Since 2005, the American Trucking Associations (ATA) has been sounding the alarm of an imminent shortage of drivers in the long haul freight industry. Early discussion about a possible shortage of drivers stretches back to the 1980s. Today, trucking accounts for 72.5% of total freight moved in the U.S. and store shelves remain stocked. So where is this truck driver shortage?
Is the Truck Driver Shortage Real?
Determining whether the truck driver shortage is real is a hotly-debated topic in the trucking industry. The answer comes down to how you look at the problem.
New drivers are always coming into the industry, eager to give trucking a try. However, the problem is that most of them don’t remain at the first company where they receive their training, or they fall prey to predatory practices.
So, the trucking shortage is real at the individual business level, where companies are struggling to keep drivers for the full duration of their careers.
But, this shortage is difficult to perceive at the industry level. As a result, depending on how you look at the trucking industry, it can seem like there’s a deep driver shortage or that there is no shortage at all.
...the trucking shortage is real at the individual business level, where companies are struggling to keep drivers for the full duration of their careers.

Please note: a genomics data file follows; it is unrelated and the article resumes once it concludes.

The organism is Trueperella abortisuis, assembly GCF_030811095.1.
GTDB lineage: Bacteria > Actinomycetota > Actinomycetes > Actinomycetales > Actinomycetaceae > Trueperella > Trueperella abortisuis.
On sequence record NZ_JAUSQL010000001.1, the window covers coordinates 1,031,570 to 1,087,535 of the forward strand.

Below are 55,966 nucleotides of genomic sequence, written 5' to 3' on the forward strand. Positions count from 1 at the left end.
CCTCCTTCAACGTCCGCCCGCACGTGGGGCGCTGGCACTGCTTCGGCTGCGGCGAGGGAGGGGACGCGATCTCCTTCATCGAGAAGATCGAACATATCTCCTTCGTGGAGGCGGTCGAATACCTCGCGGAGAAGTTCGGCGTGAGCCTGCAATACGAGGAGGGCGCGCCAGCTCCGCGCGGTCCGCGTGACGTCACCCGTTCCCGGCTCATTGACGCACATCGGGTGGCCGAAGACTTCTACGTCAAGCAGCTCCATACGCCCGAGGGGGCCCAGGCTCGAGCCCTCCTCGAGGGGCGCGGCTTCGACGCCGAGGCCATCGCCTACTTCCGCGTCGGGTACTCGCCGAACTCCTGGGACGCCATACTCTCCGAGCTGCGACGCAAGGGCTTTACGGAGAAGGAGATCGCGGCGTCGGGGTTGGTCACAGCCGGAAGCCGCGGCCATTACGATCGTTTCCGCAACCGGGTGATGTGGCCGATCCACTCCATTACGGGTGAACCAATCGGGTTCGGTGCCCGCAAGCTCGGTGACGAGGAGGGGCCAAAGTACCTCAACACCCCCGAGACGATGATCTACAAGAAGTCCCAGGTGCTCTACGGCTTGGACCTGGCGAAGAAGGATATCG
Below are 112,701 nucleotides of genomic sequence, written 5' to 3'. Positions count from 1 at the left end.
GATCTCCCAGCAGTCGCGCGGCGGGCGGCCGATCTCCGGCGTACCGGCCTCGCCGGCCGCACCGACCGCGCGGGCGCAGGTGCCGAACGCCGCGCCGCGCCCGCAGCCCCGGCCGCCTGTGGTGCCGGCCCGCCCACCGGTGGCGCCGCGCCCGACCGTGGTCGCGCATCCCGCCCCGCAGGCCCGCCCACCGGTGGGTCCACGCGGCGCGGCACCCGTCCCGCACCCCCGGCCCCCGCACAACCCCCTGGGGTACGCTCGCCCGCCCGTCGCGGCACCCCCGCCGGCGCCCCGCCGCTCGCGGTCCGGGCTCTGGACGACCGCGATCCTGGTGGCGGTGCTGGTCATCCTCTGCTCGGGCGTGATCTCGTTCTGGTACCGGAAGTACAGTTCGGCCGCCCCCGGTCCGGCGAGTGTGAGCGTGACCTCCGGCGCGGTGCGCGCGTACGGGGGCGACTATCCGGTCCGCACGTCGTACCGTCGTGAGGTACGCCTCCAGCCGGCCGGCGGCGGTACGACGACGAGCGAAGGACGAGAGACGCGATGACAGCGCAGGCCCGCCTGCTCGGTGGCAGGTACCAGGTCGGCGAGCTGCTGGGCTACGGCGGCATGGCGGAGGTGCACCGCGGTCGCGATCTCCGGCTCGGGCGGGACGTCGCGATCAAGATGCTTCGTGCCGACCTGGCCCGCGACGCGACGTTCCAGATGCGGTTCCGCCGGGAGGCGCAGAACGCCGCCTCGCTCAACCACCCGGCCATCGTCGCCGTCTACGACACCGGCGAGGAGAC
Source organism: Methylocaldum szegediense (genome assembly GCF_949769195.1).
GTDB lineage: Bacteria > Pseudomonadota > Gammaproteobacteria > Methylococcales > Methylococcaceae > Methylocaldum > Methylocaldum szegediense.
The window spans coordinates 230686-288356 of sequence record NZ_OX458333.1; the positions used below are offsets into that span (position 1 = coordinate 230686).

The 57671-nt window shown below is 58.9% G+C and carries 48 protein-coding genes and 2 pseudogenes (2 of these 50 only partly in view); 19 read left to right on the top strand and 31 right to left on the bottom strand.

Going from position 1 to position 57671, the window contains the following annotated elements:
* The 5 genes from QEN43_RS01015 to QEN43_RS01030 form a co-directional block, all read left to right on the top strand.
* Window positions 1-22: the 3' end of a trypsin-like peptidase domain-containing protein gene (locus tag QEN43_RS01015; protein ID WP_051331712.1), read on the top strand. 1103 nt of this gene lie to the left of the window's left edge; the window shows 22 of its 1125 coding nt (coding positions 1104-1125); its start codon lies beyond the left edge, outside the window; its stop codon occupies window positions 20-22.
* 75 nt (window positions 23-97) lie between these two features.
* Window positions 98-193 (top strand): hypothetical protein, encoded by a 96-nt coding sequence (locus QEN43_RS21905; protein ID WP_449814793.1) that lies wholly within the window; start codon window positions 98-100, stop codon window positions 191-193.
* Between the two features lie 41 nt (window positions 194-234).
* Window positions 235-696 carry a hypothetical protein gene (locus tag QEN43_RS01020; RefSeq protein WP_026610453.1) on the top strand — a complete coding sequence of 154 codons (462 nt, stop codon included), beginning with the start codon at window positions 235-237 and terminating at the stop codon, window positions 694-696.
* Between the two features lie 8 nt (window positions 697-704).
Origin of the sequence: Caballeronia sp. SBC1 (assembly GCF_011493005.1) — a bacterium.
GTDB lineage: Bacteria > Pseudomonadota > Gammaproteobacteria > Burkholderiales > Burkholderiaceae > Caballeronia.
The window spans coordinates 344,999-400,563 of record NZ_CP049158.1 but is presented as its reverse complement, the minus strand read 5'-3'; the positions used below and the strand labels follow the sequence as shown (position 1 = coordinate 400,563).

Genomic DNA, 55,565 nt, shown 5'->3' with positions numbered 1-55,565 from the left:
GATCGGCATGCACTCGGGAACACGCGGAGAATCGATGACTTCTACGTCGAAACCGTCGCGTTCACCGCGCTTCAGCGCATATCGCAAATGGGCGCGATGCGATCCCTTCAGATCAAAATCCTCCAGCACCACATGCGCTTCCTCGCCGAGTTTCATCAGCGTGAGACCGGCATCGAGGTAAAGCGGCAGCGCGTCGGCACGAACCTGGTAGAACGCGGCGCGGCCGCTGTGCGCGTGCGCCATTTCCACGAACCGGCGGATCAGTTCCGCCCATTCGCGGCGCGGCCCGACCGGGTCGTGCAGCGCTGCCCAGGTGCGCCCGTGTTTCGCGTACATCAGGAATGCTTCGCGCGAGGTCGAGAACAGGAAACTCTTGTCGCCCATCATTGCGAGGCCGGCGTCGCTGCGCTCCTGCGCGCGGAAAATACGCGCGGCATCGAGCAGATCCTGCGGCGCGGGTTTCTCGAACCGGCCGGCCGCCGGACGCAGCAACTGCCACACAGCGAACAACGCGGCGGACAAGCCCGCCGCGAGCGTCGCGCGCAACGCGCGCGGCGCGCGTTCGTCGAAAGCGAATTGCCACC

What Is Causing the Trucking Shortage?
As we emerge from the COVID-19 pandemic, a phenomenon across all sectors of the labor market has developed, which can be seen through trucking statistics changing periodically. Individuals are quitting their jobs en masse at unprecedented levels. This development has compounded the ongoing struggles for those companies who are already suffering from driver shortage issues, such as:
- An aging average work force
- Problems with work-life balance
- Stagnant wages for company drivers
- High employee turnover
The average age of drivers in the trucking industry is 48 years old. Many drivers are approaching retirement age, and the industry is struggling to appeal to a younger demographic that could take the place of current drivers when they retire. Truck driver demographics also skew predominantly male, which significantly narrows the pool from which potential drivers may come. Women only make about 6% of the workforce in the trucking industry, showing how narrow the demographic pool is.
Non-Ideal Work-Life Balance
Large fleets typically operate on thin margins and push for the most out of their company drivers in an effort to offset their expenses. However, this approach, which has led to creating a non-ideal work-life balance for truck drivers, has directly contributed to the truck driver shortage.
Practices such as:
- Forcing drivers to remain continuously on the road for weeks at a time, sleep in their trucks, and work 60-70 hours a week
- Forced dispatching—a practice where drivers have no choice in what they haul or where they travel
- Implementing pay per mile schemes where the driver’s mileage is calculated in a way that benefits the company and deprives the driver of significant amounts of compensation over time
- Granting drivers, on average, one day at home for every seven days spent on the road, plus a cap on how many days in a row that they can spend at home (usually four days max)
These are only a few of the many policies and practices of traditional trucking companies that directly contribute to poor retention rates and lead to shortages for the traditional trucking company.
Stagnant Trucking Wages